My younger sister read a little bit over my shoulder as I was beta reading, and so she had a couple of spoilers and was quite eager to actually read it whole. (And that same line always cracks me up too–Valyns’s character is such a hoot, especially coming from Burndee’s POV.)

      I reacted the same way when Lynn (Lake’s little sister) said that. Just, wow! I love it when my friends fall in love with the same stories I do and especially when they’re a friend’s work.

      Awww… Thanks, Allison! <3 You know I feel the same way about you and really appreicate all the love ans support you've poured into my life through our friendship.

      1. AW, thank you, Karis! That means so much to me! <3 <3 <3 i can't wait either!! 😛

        Haha – aww! How sweet! *beams* *grins* I'm so glad you enjoyed him!

        Thank you! That means a lot. Same here!!!

        *SNIFF* You're the best!!! <3 <3 It's my joy – you're a gift and such a wonderful friend!

  4. Both the Reluctant Godfather and A Royal Masquerade blessed me, my sister and my mom. We LOVED those books and we tell people to go read then all the time. And you definitely captured the 1930s comedy and theater vibe.
    If I ever need a pick me up, these are my go to. Thank you for sharing your thoughts and feelings and the process while making these masterpieces! I know it’s not easy to get vulnerable like that. You’re inspiring!

    1. Ohh, Hannah!! *tearing up* I can’t even tell you how much your comment moved me and how happy it made me. To think that my novellas might be a faithful pick me up for someone is all I could ever wish for as a writer! I’m so glad that you enjoy them!

      Thank you so much for reading my comments and for your kind comment! You absolutely made my day and touched my heart! <3

  5. I can’t even express how happy this makes me. And how uncannily similar our inner journeys have been lately! At the end of 2018 and beginning of January, I was feeling drained. It’s like I had no drive to do ANYTHING, and had to fight for everything. But over the course of the last month or so, I’ve been finding…joy in my work. I don’t really even know how it happened, but all the tasks I have to do where, before, felt like chores weighing me down, now make me happy. I WANT to write again and blog and take on other projects. And it’s been FUN.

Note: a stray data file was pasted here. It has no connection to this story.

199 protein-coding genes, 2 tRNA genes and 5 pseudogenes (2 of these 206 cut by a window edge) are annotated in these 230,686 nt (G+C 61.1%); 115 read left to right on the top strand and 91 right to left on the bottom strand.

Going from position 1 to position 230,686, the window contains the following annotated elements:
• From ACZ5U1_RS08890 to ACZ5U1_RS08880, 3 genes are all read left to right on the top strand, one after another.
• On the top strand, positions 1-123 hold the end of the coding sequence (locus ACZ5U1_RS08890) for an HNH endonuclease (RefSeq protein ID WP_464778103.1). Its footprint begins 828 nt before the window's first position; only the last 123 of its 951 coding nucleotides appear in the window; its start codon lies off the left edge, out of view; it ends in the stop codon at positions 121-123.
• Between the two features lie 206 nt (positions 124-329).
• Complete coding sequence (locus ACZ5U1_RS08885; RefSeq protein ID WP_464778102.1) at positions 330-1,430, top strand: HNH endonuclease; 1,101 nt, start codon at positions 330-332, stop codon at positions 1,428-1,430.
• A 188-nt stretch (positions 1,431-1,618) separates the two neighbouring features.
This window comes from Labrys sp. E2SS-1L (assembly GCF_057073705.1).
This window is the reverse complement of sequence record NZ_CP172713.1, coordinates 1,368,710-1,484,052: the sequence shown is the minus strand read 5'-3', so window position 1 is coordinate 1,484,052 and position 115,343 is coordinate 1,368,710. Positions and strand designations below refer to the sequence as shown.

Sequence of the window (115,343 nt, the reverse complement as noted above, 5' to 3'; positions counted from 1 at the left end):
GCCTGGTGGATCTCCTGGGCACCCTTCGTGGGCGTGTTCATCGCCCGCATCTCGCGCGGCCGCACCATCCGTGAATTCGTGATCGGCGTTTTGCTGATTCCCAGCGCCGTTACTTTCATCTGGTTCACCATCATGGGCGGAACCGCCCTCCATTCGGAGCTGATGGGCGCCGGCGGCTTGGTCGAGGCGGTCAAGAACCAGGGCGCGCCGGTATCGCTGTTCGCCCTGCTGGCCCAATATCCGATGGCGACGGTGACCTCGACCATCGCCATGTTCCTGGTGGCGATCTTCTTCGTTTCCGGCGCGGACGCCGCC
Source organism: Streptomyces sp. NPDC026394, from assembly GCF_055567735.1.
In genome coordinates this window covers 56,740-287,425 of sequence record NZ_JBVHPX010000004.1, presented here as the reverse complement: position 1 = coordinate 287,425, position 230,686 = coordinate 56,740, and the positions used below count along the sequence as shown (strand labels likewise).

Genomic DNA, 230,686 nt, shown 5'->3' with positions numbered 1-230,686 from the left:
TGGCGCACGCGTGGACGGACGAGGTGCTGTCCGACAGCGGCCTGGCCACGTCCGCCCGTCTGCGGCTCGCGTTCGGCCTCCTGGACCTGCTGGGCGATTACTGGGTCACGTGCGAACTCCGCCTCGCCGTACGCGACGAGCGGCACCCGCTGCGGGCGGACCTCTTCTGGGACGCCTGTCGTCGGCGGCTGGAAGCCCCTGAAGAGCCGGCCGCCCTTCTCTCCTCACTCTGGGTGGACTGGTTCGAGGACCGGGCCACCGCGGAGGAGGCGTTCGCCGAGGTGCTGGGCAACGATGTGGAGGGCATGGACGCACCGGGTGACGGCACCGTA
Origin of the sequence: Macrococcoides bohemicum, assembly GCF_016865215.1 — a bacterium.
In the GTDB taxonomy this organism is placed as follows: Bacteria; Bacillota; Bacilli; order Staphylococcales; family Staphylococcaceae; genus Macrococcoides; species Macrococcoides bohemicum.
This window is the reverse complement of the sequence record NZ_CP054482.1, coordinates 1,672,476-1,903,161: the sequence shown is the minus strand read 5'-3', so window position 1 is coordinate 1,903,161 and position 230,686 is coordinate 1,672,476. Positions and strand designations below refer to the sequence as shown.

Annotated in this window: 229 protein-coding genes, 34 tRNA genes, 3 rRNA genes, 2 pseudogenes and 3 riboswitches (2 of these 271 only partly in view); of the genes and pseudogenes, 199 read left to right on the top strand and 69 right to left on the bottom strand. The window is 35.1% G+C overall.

I love your camera analogy. Because it IS all through the filter, or mindset, we look at things. Yes, this creative life is hard, there are going to be setbacks and (very) difficult days. But we get to do what we LOVE. It is such a blessing. And I am beyond thrilled you found the joy in it again.

    Also, A Royal Masquerade is in paperback now! *SQUEALS*

    Praying for you, sweet girl. I do hope that joy continues to be overflowing. Thank you for sharing your heart with us. It blesses me every single time. <3

    1. Thank you, Christine!!!

      I know, it is uncanny how similar our paths are right now! I am SO happy and excited that you are rediscovering your joy! Your enthusiasm and cheer are an inspiration and a gift to those around you, and I wish from the bottom of my heart that that gift would bless YOU as well! <3

      Everything you said, it's very true – we are blessed, and we just have to look at the setbacks differently.

      *squeals with you* YES, IT'S SO PRETTY!!

      AWWWWW. *HUGS* THANK YOU, CHRISTINE!! You are such a blessing to my heart and spirit! And thank you for your prayers. Know that I pray for you and have all these wishes for you as well, my friend! <3 <3 <3

  6. I LOVE the message of your post- letting go and not stressing over details is a lesson I keep having to learn over and over and over and… Well, you get the point. 😉 And now I really want to read your second book! Yay! 🙂

    1. Thank you, Julianne!! <3 I know, it's not something we learn once, but have to keep reminding ourselves and flexing those muscles! I hear you - hehe! 🙂

      AW, thank you! I hope you enjoy both of them! 🙂